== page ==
Regarding cellars, retrofits, and capillary breaks
The house is in the process of being purchased and will undergo a complete gut rehab and deep retrofit. It was built around 1910 located in upstate NY in climate zone 5A. The basement has a dirtfloor and a height of 6′ from the dirt to the bottom of the 1st floor, floor joist. There was an addition put on that has a crawl space attached to this area. There was another addition that was was partially dug out- it slopes rather steeply from grade to 6′. This part is also attached and happens to have a well or a cistern in it. It’s 15 feet or so to the water level. I am thinking it is a well, but will have to confirm. The foundation is brick and extends approximately 1 foot above grade. The only sign of moisture issues I found was mold on the an object on the floor near the well. From what I remember (I was last in the basement a few months ago) the bricks showed minimal signs of damage or discoloration, although there had been a few repairs.
I would like to treat this area as a cellar and completely isolate it from the house with access through (existing) Bilco doors. I would like to add 2-4″ of rigid and fill the joist cavities with cellulose. However, it seems the overwhelming majority would say treat it as semiconditioned space and insulate and seal the foundation walls and floor.
The cavities between the floor joist, over the foundation, and against the rim joist will require further thought. In the deep retrofit I may only be able to use 2″ of polyiso which will be installed on the exterior of the rim joist. The capillary break between the foundation and wood is another issue. I am unsure that I will be able to jack up the house to install a membrane of some sort.
So my questions:
If liquid water is properly addressed, i.e good exterior and interior drainage practices. Is it possible to get away with just insulating and air sealing the floor? If so is closed cell spray foam more or less the best way of addressing the cavities along the rim joist? Are there other acceptable alternatives?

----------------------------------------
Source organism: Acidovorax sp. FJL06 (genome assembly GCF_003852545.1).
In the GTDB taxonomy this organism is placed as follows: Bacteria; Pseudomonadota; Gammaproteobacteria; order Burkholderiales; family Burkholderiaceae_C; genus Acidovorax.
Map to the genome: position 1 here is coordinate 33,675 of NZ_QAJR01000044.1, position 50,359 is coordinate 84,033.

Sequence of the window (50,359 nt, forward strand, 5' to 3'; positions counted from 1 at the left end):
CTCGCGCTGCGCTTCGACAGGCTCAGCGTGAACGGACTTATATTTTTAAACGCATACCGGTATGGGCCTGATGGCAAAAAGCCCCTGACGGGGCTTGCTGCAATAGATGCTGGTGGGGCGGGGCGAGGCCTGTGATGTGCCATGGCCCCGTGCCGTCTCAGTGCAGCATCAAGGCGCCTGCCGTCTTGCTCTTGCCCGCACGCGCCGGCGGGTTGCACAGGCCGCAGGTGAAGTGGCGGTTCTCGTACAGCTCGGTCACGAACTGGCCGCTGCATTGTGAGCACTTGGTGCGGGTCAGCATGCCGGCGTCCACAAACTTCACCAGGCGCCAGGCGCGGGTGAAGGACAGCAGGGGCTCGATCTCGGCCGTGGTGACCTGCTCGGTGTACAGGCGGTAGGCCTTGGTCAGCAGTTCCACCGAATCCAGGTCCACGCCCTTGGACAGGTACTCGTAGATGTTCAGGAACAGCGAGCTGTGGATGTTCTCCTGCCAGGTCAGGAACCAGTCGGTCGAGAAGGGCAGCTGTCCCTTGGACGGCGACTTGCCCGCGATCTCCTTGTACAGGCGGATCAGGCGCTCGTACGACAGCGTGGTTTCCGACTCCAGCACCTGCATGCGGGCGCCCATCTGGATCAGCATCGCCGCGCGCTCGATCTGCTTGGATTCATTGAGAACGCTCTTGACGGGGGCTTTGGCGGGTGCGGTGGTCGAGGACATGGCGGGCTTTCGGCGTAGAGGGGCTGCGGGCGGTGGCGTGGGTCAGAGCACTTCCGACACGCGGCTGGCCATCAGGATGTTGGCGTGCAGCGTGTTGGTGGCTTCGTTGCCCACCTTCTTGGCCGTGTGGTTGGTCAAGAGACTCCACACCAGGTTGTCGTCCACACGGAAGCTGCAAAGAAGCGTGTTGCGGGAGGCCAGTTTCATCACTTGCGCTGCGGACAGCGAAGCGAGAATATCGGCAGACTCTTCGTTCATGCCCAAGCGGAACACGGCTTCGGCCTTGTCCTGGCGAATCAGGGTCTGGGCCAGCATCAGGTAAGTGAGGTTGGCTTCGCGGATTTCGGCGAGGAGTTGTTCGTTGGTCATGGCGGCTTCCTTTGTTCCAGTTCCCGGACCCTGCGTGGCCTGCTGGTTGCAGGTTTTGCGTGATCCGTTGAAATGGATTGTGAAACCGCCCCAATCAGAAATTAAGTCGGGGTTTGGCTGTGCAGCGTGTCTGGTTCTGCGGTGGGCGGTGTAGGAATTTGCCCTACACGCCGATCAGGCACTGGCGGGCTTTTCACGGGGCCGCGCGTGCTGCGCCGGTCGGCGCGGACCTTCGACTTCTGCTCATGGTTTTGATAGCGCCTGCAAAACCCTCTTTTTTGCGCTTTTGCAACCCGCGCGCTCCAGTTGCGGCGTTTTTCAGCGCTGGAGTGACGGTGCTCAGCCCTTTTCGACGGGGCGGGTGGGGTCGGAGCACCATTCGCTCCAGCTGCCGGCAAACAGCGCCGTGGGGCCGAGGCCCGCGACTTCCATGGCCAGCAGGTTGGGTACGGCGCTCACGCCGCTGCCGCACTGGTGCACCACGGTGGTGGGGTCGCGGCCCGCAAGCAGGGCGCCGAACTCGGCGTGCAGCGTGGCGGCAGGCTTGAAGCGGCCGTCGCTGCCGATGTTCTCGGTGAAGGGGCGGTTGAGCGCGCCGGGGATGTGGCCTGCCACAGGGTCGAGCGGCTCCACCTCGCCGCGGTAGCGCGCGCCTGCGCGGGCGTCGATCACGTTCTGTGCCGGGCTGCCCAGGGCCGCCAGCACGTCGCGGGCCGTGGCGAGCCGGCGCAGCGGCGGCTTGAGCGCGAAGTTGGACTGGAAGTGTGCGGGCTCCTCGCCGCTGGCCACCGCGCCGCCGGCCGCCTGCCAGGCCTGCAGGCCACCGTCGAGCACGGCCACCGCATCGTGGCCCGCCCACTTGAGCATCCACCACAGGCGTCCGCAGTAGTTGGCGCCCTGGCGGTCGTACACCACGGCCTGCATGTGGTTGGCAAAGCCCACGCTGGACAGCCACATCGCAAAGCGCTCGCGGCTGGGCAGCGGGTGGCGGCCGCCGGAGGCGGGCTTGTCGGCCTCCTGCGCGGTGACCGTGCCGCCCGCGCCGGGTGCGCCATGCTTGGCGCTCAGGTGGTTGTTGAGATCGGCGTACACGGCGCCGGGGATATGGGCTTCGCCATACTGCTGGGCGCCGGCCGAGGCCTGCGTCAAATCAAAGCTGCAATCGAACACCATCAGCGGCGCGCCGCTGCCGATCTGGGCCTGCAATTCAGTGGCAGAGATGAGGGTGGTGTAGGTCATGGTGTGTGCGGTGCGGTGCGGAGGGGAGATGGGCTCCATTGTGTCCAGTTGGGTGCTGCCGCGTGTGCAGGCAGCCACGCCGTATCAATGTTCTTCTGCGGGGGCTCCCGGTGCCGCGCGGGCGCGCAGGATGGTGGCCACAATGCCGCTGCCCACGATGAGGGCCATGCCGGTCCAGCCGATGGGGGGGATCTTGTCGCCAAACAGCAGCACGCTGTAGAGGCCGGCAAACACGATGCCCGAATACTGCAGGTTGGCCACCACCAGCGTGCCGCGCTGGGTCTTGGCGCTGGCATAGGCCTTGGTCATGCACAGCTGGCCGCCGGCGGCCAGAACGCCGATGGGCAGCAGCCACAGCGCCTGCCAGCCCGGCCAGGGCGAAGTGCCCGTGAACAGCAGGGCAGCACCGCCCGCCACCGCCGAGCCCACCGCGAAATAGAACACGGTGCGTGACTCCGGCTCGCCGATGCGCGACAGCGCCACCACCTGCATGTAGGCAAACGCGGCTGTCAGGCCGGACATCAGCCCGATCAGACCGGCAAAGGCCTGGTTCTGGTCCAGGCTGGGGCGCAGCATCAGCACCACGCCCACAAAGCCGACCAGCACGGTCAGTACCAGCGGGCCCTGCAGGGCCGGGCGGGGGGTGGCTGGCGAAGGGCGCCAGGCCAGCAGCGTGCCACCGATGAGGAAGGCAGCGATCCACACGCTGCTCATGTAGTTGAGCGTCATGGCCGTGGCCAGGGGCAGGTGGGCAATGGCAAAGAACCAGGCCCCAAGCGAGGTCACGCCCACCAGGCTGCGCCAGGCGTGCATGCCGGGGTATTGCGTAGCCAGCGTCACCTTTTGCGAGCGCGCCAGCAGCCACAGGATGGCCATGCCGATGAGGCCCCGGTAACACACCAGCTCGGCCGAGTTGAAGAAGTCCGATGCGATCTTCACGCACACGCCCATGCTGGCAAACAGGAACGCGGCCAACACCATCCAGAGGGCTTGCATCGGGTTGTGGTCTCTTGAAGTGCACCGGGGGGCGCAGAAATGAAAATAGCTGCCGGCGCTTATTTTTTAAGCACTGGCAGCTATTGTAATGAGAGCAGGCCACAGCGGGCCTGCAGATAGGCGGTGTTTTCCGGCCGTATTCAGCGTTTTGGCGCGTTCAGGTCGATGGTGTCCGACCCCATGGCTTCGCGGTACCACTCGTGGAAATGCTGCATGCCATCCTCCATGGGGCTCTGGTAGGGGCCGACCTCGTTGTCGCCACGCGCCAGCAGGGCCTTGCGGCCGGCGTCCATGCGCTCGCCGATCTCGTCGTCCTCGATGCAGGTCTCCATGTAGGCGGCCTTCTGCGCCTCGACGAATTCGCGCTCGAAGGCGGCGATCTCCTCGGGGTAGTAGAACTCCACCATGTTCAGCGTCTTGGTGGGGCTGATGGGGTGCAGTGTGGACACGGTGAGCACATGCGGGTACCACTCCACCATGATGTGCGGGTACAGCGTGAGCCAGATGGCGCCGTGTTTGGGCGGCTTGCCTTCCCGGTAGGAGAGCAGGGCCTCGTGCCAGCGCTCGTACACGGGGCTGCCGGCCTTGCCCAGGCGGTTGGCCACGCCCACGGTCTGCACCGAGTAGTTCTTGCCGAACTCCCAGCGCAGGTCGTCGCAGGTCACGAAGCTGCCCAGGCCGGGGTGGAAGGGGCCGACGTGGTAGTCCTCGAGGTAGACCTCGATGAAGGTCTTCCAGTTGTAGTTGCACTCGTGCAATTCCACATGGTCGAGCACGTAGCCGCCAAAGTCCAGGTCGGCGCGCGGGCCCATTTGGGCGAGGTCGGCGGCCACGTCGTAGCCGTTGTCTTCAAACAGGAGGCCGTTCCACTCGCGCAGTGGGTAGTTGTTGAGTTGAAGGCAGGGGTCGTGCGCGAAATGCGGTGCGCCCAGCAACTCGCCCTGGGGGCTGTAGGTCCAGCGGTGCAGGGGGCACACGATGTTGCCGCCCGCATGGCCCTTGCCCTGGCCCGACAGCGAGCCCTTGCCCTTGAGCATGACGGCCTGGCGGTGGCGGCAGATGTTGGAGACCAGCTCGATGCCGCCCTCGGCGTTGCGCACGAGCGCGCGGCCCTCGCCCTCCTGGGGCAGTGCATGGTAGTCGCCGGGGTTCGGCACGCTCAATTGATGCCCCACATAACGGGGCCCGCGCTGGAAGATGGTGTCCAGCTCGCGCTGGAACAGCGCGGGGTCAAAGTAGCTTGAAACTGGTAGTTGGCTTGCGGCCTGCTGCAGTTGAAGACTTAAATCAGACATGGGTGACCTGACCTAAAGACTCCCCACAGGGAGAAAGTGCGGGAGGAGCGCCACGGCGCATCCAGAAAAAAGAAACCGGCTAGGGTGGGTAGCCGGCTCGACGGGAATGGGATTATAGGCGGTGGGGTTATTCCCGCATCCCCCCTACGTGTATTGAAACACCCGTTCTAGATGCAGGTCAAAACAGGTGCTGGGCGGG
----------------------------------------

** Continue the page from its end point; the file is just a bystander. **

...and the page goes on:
Again assuming proper water management, am I asking for serious trouble if a capillary break is not installed between between the foundation and wood?
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In upstate New York, you have two problems:
1. You need to keep your heating equipment within the home's thermal envelope. Unless you have an upstairs mechanical room, that usually means that your basement will include a furnace or a boiler.
2. You have to keep your pipes from freezing.
In your climate, it makes much more sense to insulate your basement walls and bring your basement within your home's thermal envelope.
I live in a home with similar conditions. I can commiserate.
At the turn of the century there was no concept of 'thermal envelope' and in most cases establishing a proper thermal envelope in these homes is financially unfeasible if not next to impossible in some cases.
The basement/ cellar is a gray area. Ideally you jack up the house and completely reconstruct a proper insulated basement. Maybe $80k more or less?
My second recourse which I have not tried yet is to 'mildly' insulate the basement ceiling and add a heat source to the basement on its own zone. You can then keep the basement as low as not to incur mold problems and have less heat loss through your main level floors (which in part makes my first floor uncomfortable during the winter.)
DYI folks who install radiant floors and insulate under them are essentially doing this. I've seen a case where the homeowners were able to maintain relatively low heating bills.
All mechanicals will be in a utility room on the first floor. There should be minimal if any runs in unconditioned space. Only concern would be the water supply line, but addressable.
I am wondering how much the lack of the capillary break will impact the building. Am I going to overwhelm the drying capabilities of the wall or cause other moisture issues? I plan on taking the outsulation approach (foil faced polyiso on the outside), blown in cellulose in the stud cavities and airtight drywall.
It's quite possible to lift your house a half an inch so that you can slip a capillary break between the top of your foundation wall and your sill beam. If I were you, I would investigate the integrity of your sill with an awl. If your sill is sound, you are probably good for another 50 or 100 years. If your sill is soft, it's time to make repairs.